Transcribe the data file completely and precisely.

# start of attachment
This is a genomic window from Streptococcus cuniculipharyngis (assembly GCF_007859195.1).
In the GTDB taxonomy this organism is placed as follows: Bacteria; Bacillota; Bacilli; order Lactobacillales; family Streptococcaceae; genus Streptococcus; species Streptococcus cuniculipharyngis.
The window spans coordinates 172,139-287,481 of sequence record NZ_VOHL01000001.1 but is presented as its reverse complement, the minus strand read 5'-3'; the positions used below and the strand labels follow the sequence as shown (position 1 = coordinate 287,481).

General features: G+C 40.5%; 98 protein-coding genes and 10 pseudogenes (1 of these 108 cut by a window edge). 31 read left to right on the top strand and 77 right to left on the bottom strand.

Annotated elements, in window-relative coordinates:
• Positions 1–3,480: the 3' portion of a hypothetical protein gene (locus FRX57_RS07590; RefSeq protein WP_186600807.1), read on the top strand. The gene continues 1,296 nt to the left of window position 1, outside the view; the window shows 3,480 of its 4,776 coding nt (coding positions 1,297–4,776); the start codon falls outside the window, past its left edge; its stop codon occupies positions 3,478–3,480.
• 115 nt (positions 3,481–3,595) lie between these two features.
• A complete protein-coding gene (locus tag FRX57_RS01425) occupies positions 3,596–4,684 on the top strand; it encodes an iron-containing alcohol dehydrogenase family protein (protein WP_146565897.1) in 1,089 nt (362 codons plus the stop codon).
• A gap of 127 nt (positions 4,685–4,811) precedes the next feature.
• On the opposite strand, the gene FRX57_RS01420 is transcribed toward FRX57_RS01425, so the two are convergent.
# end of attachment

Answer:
This is a genomic window from Streptococcus cuniculipharyngis (assembly GCF_007859195.1).
In the GTDB taxonomy this organism is placed as follows: Bacteria; Bacillota; Bacilli; order Lactobacillales; family Streptococcaceae; genus Streptococcus; species Streptococcus cuniculipharyngis.
The window spans coordinates 172,139-287,481 of sequence record NZ_VOHL01000001.1 but is presented as its reverse complement, the minus strand read 5'-3'; the positions used below and the strand labels follow the sequence as shown (position 1 = coordinate 287,481).

General features: G+C 40.5%; 98 protein-coding genes and 10 pseudogenes (1 of these 108 cut by a window edge). 31 read left to right on the top strand and 77 right to left on the bottom strand.

Annotated elements, in window-relative coordinates:
• Positions 1–3,480: the 3' portion of a hypothetical protein gene (locus FRX57_RS07590; RefSeq protein WP_186600807.1), read on the top strand. The gene continues 1,296 nt to the left of window position 1, outside the view; the window shows 3,480 of its 4,776 coding nt (coding positions 1,297–4,776); the start codon falls outside the window, past its left edge; its stop codon occupies positions 3,478–3,480.
• 115 nt (positions 3,481–3,595) lie between these two features.
• A complete protein-coding gene (locus tag FRX57_RS01425) occupies positions 3,596–4,684 on the top strand; it encodes an iron-containing alcohol dehydrogenase family protein (protein WP_146565897.1) in 1,089 nt (362 codons plus the stop codon).
• A gap of 127 nt (positions 4,685–4,811) precedes the next feature.
• On the opposite strand, the gene FRX57_RS01420 is transcribed toward FRX57_RS01425, so the two are convergent.